The story about Jael (and Deborah) is not at all hard to understand. It is about two women who rise to the challenge of defeating an enemy of their people, in a patriarchal context in which men were expected to play these roles. It even involves a striking inversion of the expected: in the climactic scene in which Sisera inappropriately enters Jael’s tent, instead of Sisera raping her, she pierces him with a tent peg in a scene laden with sexual innuendo in addition to the graphic violence.
The problem in the cartoon is not the story, but the confusion of Zach Weinersmith who created it. That confusion may be very widespread. But in an era when there are so many good scholarly resources online, that confusion is self-inflicted and thus inexcusable.
To begin with, the cartoon is called “Exegesis.” And yet there is no effort on the part of the interpreter to set the text in its historical context, to study it carefully, or do anything else that exegesis requires. Instead, the interpreter (who is understandably confused, not having done any exegesis) prays to an anthropomorphic God, who seems to be understood as the author and authoritative interpreter of the text’s meaning and significance.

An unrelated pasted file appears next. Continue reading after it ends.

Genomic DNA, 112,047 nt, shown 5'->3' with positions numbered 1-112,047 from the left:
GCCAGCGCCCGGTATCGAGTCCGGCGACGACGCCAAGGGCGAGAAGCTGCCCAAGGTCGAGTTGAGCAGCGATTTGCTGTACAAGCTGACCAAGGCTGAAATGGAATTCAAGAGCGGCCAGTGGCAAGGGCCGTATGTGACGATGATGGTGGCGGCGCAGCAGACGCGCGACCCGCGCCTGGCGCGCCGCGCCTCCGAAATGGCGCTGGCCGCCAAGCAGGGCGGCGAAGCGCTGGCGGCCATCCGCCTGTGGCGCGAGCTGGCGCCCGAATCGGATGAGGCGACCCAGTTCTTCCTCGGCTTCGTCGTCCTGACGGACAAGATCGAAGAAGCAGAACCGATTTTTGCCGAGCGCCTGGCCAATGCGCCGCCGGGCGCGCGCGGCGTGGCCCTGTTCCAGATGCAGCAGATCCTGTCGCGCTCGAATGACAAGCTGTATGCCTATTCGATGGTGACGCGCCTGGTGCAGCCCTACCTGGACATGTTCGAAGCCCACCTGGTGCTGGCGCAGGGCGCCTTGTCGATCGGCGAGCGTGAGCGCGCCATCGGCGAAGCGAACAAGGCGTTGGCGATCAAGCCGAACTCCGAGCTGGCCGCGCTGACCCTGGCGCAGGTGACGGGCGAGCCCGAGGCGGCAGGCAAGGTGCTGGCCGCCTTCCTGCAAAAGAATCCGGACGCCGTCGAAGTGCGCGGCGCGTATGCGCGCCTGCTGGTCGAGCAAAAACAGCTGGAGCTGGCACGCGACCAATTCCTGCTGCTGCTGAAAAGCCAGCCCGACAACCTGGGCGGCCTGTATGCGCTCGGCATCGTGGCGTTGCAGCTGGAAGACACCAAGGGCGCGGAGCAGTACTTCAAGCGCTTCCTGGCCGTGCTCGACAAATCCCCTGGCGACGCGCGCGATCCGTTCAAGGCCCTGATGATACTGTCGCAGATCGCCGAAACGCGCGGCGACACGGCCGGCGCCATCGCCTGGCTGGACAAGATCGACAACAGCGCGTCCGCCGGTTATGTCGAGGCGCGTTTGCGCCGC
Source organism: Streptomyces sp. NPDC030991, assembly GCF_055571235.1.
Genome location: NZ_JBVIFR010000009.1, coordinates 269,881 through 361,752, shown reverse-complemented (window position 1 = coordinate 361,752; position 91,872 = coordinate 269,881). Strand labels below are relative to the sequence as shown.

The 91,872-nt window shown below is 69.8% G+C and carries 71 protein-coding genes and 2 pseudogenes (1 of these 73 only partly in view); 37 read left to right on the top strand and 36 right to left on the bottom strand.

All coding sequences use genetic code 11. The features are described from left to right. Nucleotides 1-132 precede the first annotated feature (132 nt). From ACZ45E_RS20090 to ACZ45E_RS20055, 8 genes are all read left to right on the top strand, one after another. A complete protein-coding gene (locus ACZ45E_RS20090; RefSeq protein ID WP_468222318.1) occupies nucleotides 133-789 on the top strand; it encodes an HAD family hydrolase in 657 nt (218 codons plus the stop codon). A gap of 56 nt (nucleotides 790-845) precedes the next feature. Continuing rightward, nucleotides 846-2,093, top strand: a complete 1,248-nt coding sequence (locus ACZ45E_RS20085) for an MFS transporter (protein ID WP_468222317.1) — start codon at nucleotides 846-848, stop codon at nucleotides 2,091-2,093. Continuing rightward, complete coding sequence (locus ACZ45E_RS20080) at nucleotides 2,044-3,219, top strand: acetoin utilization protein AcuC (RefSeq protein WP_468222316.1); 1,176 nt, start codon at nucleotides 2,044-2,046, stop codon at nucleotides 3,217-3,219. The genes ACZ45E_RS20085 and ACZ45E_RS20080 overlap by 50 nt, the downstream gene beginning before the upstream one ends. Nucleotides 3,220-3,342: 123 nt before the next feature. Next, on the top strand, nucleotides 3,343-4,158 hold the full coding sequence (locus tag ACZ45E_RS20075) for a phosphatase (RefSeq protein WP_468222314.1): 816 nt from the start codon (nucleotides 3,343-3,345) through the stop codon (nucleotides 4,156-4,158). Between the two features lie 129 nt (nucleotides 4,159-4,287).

If you approach the story as though it is written by God, not written by ancient humans, with an intended meaning and significance for people today, you are bound to be confused!
For more on the story of Jael, see for instance Bible Odyssey entries by Tamara Cohn Eskanazi and Hilary Lipka, Tikva Frymer-Kensky’s entry in the Jewish Women’s Archive Encyclopedia, Colleen M. Conway’s book Sex and Slaughter in the Tent of Jael, Eric Christianson’s essay on the SBL website, and the blog posts by Shawna Atteberry and Claude Mariottini.
Here is the cartoon in question, for those who want to see it: